“Pistyll Rhaeadr and Wrexham steeple,
Snowdon’s mountain without its people,
Overton yew trees, St Winifred’s Well,
Llangollen’s Bridge and Gresford’s bells.”
Today we are going to look at another of the 18th century tourist attractions that were the “Wonders of Wales“.
The Yew tree is found in western, central and southern Europe and Britain has many fine examples. The churchyard of St Mary the Virgin, Overton contains a notable collection of them.
The big daddy of them all is this fine specimen.
It is believed to be between 1500 and 2000 years old but age is difficult to determine since the boughs become hollow as the tree gets older. You can’t just count the rings because there is unlikely to be any wood that is as old as the whole tree.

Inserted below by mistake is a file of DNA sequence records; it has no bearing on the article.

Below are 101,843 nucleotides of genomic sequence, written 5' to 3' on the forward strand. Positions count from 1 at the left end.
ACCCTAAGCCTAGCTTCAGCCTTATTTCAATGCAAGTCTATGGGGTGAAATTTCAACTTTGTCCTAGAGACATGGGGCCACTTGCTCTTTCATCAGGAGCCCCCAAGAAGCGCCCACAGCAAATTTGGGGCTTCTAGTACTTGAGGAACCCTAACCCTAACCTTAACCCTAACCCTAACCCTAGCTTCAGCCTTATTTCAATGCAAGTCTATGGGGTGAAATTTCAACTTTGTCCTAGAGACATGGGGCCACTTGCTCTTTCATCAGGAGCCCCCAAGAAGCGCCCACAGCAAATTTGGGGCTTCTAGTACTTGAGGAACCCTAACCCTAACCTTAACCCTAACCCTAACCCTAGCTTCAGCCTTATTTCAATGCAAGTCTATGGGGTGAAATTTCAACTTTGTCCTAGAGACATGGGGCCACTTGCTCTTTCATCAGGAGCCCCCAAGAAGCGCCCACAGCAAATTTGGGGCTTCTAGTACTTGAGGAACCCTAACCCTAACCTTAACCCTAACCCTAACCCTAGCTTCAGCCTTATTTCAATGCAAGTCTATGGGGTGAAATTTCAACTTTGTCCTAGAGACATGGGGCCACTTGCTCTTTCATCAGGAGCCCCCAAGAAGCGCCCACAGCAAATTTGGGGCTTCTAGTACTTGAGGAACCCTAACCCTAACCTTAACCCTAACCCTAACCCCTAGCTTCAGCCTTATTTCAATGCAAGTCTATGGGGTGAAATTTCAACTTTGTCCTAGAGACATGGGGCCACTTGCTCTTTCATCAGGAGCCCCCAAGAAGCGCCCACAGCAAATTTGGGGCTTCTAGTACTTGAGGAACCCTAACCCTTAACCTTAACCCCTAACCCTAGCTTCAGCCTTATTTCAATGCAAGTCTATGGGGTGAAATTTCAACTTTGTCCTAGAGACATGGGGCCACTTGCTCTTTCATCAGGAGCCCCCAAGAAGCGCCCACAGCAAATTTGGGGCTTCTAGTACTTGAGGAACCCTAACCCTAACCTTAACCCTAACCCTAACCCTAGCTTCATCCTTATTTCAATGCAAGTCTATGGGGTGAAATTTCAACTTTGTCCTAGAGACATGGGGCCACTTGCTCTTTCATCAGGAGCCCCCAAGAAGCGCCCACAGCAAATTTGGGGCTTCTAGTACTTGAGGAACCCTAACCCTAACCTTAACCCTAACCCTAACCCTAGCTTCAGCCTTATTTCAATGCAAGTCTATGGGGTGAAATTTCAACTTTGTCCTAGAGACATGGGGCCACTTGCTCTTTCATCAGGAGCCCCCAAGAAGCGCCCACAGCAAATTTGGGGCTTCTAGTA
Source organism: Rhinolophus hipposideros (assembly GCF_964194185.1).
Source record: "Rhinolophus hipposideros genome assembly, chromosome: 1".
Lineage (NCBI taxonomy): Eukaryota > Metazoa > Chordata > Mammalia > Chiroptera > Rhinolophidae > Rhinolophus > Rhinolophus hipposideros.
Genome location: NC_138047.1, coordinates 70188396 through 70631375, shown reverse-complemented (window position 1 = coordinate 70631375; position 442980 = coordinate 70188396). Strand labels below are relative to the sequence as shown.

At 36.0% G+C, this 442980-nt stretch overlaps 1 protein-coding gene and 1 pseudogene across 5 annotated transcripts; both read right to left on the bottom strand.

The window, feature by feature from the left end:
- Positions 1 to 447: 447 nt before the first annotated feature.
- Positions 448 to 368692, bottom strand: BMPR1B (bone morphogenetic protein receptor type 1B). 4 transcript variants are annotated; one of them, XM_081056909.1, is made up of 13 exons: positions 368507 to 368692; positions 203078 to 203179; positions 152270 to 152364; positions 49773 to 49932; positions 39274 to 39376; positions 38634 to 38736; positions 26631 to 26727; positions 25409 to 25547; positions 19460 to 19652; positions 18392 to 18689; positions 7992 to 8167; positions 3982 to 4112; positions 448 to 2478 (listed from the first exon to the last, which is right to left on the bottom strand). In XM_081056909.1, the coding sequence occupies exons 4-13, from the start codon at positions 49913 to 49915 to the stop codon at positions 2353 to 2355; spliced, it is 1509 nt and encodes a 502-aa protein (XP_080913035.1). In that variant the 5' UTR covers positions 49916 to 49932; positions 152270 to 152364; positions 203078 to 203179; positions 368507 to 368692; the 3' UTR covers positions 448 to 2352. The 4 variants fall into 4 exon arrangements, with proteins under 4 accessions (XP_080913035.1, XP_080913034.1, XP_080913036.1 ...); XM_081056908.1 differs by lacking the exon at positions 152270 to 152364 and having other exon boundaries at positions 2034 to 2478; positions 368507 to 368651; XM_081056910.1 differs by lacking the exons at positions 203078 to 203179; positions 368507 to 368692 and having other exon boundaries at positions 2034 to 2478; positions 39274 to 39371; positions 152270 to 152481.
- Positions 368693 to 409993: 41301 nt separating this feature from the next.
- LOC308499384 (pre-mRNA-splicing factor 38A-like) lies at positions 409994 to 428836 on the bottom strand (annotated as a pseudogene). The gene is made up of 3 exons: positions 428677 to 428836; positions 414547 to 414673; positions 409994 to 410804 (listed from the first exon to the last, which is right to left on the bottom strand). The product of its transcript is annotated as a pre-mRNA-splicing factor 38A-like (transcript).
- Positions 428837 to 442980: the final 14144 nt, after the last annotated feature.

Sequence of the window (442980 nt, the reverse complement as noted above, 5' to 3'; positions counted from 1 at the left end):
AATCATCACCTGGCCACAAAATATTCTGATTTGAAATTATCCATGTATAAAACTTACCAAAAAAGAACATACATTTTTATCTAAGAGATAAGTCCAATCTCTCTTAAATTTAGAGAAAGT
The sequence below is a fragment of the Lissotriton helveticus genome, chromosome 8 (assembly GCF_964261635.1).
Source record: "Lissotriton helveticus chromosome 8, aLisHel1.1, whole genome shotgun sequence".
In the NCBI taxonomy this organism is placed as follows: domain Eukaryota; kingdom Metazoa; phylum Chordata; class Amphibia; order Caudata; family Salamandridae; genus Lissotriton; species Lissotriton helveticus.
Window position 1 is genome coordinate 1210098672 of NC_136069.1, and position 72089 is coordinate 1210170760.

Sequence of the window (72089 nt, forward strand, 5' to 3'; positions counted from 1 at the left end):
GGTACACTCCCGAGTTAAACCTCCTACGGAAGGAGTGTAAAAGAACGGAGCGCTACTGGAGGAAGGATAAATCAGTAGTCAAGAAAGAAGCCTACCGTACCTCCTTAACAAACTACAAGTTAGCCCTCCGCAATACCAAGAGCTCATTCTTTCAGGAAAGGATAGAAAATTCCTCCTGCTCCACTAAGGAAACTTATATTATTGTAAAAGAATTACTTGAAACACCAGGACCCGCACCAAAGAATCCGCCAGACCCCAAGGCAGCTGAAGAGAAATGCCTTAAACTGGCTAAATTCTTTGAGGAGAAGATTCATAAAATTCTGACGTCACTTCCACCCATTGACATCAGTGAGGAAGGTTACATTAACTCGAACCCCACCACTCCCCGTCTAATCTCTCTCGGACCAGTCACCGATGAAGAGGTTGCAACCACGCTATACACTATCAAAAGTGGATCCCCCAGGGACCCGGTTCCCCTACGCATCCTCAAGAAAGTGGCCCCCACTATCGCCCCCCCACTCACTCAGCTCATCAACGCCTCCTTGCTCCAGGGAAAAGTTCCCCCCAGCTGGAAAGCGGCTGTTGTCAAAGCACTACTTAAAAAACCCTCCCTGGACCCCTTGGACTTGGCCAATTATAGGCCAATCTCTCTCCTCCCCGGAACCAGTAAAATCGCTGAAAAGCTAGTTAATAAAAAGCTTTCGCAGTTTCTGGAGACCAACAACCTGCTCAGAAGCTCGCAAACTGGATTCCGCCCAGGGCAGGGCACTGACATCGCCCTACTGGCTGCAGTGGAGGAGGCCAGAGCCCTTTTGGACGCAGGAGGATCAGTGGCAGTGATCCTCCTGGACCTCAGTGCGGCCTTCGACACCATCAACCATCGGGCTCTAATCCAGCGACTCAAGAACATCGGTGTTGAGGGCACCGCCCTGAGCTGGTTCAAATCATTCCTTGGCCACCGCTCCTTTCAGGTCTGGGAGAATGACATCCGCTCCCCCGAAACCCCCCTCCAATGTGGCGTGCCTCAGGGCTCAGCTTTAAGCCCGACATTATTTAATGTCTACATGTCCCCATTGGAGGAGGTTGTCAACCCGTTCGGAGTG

Yews are known for their longevity. When the boughs get too heavy the tree can split without succumbing to disease in the fracture. Here the natural processes have been halted by supporting the tree with props.
Yew trees are often associated with churchyards, though the reason is far from clear. The oldest specimens often pre-date the church as is the case in Overton.
If you want to find your own example, the nearest churchyard might be a good place to start. This is what you are looking for. Please note that yews, particularly the needles, are poisonous.
If you fancy hunting down a giant, ancient specimen they are surprisingly common. Follow this link to an interactive map, where you can home in on your locality.